An object of the present invention is to provide a simple and safe method for decomposing the remaining hydrogen peroxide in the treatment of contact lenses using hydrogen peroxide.
According to the present invention, there is provided a method for treating contact lenses with hydrogen peroxide which comprises electrolyzing the remaining hydrogen peroxide.
The present invention is concerned with a method for treating contact lenses with hydrogen peroxide comprising electrolyzing the remaining hydrogen peroxide. For example, contact lenses are soaked in an aqueous hydrogen peroxide in an optional vessel provided with electrodes for a desired period of time and then voltage is applied across the electrodes to decompose and remove the remaining hydrogen peroxide; or contact lenses are soaked in an aqueous hydrogen peroxide in an optional vessel provided with electrodes across which voltage has been applied to treat the contact lenses and the hydrogen peroxide is decomposed and removed.
The contact lenses thus treated are taken out and used without any further procedure, or, if desired, are washed with a physiological saline solution and then used again.
According to the present invention, when the concentration of hydrogen peroxide in the aqueous solution is high, the sterilization effect is large, but there is a fear that the contact lenses are deteriorated and when the hydrogen peroxide attaches to skin, it is hurt. On the contrary, when the concentration of hydrogen peroxide is low, the sterilization and washing effect is low. Therefore, the concentration of hydrogen peroxide is preferably 10-0.1 weight %, particularly, 5-0.5 weight %.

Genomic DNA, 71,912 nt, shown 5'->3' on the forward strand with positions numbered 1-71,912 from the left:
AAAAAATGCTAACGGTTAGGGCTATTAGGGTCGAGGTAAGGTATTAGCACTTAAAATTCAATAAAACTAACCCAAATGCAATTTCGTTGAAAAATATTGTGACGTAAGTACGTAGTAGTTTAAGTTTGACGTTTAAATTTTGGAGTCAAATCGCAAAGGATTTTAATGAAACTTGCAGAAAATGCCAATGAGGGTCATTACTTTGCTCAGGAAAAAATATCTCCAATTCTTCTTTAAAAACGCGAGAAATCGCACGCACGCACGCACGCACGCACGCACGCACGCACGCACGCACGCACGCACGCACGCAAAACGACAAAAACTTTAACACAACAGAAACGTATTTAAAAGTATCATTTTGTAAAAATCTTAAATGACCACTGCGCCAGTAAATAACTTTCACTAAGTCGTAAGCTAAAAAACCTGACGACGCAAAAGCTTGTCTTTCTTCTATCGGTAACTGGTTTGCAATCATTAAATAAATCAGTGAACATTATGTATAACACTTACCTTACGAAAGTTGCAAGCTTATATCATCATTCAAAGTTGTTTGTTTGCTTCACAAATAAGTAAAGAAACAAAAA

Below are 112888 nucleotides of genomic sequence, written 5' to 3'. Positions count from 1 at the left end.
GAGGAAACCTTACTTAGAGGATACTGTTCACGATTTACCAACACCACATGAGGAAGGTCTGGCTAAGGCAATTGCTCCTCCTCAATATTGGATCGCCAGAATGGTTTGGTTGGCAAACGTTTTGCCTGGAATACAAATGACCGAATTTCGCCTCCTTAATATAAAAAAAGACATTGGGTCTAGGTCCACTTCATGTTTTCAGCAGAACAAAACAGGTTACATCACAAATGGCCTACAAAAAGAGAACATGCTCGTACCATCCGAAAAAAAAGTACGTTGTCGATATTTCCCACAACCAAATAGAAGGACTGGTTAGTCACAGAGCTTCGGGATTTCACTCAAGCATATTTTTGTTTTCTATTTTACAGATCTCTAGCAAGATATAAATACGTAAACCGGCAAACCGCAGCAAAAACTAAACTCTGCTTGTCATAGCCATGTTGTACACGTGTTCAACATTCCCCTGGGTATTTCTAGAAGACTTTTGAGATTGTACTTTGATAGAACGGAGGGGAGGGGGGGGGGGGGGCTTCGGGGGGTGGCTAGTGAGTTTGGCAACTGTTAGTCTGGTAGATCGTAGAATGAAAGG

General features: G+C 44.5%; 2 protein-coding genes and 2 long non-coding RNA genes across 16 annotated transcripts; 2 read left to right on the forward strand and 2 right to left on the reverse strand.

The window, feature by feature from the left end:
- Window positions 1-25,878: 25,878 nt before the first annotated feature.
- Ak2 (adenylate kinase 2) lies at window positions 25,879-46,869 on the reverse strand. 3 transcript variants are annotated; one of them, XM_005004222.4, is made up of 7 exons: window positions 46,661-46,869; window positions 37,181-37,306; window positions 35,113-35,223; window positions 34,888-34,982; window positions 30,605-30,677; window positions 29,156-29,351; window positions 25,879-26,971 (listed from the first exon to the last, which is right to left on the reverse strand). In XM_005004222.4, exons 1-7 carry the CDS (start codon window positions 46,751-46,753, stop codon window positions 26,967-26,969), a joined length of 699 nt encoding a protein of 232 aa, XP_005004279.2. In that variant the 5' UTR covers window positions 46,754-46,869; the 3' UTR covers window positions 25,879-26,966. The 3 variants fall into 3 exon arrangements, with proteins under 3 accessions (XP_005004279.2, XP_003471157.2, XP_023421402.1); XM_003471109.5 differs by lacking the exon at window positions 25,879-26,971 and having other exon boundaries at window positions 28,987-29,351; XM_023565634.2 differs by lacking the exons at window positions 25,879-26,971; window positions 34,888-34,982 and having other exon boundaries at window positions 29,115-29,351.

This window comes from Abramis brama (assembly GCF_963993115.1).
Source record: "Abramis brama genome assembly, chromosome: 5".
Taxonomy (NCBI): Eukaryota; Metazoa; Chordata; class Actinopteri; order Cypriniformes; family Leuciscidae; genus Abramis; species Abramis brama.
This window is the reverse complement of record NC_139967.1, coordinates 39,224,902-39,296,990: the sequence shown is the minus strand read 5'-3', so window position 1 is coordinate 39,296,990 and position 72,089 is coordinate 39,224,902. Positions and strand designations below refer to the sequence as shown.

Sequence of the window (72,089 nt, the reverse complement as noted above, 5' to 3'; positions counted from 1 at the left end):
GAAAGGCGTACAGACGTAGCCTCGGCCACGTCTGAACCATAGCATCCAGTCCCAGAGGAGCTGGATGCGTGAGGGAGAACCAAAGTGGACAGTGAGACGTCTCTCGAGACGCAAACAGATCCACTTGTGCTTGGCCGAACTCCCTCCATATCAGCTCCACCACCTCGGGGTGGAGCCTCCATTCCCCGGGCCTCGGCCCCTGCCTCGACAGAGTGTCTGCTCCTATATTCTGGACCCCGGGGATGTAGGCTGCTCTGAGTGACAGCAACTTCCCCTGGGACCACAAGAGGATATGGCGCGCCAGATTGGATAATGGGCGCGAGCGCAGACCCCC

It is only necessary that the amount of the aqueous hydrogen peroxide is sufficient to treat the contact lenses by a soaking treatment. When the concentration of hydrogen peroxide is, for example, 3 weight %, a sufficient treatment can be effected by soaking the contact lenses for 5-10 minutes, but it is necessary to pay attention to the time required for removing sufficiently the remaining hydrogen peroxide though this time can be optionally set as mentioned later.
The aqueous hydrogen peroxide according to the present invention preferably contains a salt, that is, there is contained a salt at a concentration which gives an aqueous solution of 200-400 milliosmotic pressure mole (m Os)/kg substantially isotonic to the osmotic preasure of tear liquid of man.
A salt at such concentration is usually a 0.7-1.4 weight % solution of sodium chloride in an ordinary aqueous hydrogen peroxide. Salts other than sodium chloride may be any water-soluble salts as far as they have an affinity for tissues of eye. For example, there may be mentioned chlorides such as potassium chloride, magnesium chloride, calcium chloride and the like. In addition, salts present in tear liquid such as sodium carbonate, sodium phosphate, sodium sulfate, potassium sulfate and the like may be used.